it is not something that everyone can do, any more than everyone can
                      become a billionaire. It takes a certain amount of talent and
                      physical ability as well as hard work and training to become a knight.
                      That is why knighthood is valued and praised.

                      > Historically, any farmer or fisherman couldn't just wake up one morning
                      > an declare themselves samurai.

                      Um, actually, they could. They may not be taken seriously, but they
                      could claim to be a samurai. If they acquired a sword, they could go
                      become a low-ranking ashigaru. Poof, you're a samurai. It was later
                      that this was clamped down in a rigid hierarchy.

                      I respect the chivalry, and not because I'm afraid someone would bash
                      my head in if I said otherwise but because they put a lot of work and
                      effort to achieve the level they do. There are some *knights* I don't
                      respect, but that is personal and has nothing to do with the Order
                      itself.

                      Personally, I tend to believe that most people can tell the difference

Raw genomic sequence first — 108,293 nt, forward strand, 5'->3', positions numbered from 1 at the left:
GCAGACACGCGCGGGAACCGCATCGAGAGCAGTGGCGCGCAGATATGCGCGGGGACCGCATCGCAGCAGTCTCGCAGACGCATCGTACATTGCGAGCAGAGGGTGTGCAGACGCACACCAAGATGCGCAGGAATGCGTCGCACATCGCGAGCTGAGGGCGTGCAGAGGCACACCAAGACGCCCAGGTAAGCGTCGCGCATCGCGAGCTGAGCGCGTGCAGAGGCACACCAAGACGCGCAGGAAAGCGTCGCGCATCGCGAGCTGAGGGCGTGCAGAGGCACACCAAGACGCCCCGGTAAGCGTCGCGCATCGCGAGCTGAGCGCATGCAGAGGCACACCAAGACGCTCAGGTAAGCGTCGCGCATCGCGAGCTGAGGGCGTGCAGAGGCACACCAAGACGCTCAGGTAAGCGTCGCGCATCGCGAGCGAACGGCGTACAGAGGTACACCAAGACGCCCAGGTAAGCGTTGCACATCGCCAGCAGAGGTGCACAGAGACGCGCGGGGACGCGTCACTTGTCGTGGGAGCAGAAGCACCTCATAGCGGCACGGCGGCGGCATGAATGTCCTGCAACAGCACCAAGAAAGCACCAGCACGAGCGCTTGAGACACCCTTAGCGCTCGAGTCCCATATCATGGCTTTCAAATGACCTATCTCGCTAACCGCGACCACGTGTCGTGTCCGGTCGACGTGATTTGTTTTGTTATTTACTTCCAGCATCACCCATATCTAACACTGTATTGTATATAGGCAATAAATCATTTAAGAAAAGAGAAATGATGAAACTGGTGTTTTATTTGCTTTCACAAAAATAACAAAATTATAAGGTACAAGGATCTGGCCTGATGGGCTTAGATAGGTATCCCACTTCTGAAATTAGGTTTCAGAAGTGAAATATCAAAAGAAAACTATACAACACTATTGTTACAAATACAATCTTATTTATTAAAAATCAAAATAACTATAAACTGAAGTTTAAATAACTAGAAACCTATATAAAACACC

between a formal Japanese outfit and an SCA knight, and can tell that
                      the Japanese person isn't trying to be a knight in the same way we
                      know that the person in a monk's habit isn't trying to say he's a
                      knight--unless we are going to say all people who claim to be bushi
                      are claiming to be knights, anyway, in which case most of us doing
                      Japanese should just stop playing altogether.

                      I do agree that people shouldn't wear white obi. In normal clothing
                      it wouldn't be apparent (but then, if you *must* wear a belt to show
                      people you are a knight, then what else is wrong?), but on the field,
                      in armour, you would know.

                      All that said, until a ruling comes down from Laurel (and I've yet to
                      see one, one way or the other), I will respect the prejudices of